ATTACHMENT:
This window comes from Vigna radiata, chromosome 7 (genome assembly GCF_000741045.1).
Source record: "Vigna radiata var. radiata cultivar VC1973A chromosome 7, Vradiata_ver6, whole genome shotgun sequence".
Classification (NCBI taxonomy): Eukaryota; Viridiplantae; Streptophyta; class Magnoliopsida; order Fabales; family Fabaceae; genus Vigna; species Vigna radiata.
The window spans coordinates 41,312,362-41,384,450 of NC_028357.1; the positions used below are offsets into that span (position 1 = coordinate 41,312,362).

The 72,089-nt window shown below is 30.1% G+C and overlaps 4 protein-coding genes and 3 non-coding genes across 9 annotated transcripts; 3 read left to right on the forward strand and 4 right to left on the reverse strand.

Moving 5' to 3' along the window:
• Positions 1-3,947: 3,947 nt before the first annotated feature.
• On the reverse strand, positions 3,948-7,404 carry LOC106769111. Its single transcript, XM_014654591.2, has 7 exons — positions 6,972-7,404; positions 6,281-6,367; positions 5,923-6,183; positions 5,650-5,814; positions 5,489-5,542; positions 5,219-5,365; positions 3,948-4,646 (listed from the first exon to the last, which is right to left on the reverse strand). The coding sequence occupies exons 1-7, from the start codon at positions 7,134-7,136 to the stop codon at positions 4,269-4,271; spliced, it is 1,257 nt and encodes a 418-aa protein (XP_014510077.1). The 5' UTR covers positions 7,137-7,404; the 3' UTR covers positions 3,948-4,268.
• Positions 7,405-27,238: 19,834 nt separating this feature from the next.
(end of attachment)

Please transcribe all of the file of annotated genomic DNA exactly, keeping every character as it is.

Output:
This window comes from Vigna radiata, chromosome 7 (genome assembly GCF_000741045.1).
Source record: "Vigna radiata var. radiata cultivar VC1973A chromosome 7, Vradiata_ver6, whole genome shotgun sequence".
Classification (NCBI taxonomy): Eukaryota; Viridiplantae; Streptophyta; class Magnoliopsida; order Fabales; family Fabaceae; genus Vigna; species Vigna radiata.
The window spans coordinates 41,312,362-41,384,450 of NC_028357.1; the positions used below are offsets into that span (position 1 = coordinate 41,312,362).

The 72,089-nt window shown below is 30.1% G+C and overlaps 4 protein-coding genes and 3 non-coding genes across 9 annotated transcripts; 3 read left to right on the forward strand and 4 right to left on the reverse strand.

Moving 5' to 3' along the window:
• Positions 1-3,947: 3,947 nt before the first annotated feature.
• On the reverse strand, positions 3,948-7,404 carry LOC106769111. Its single transcript, XM_014654591.2, has 7 exons — positions 6,972-7,404; positions 6,281-6,367; positions 5,923-6,183; positions 5,650-5,814; positions 5,489-5,542; positions 5,219-5,365; positions 3,948-4,646 (listed from the first exon to the last, which is right to left on the reverse strand). The coding sequence occupies exons 1-7, from the start codon at positions 7,134-7,136 to the stop codon at positions 4,269-4,271; spliced, it is 1,257 nt and encodes a 418-aa protein (XP_014510077.1). The 5' UTR covers positions 7,137-7,404; the 3' UTR covers positions 3,948-4,268.
• Positions 7,405-27,238: 19,834 nt separating this feature from the next.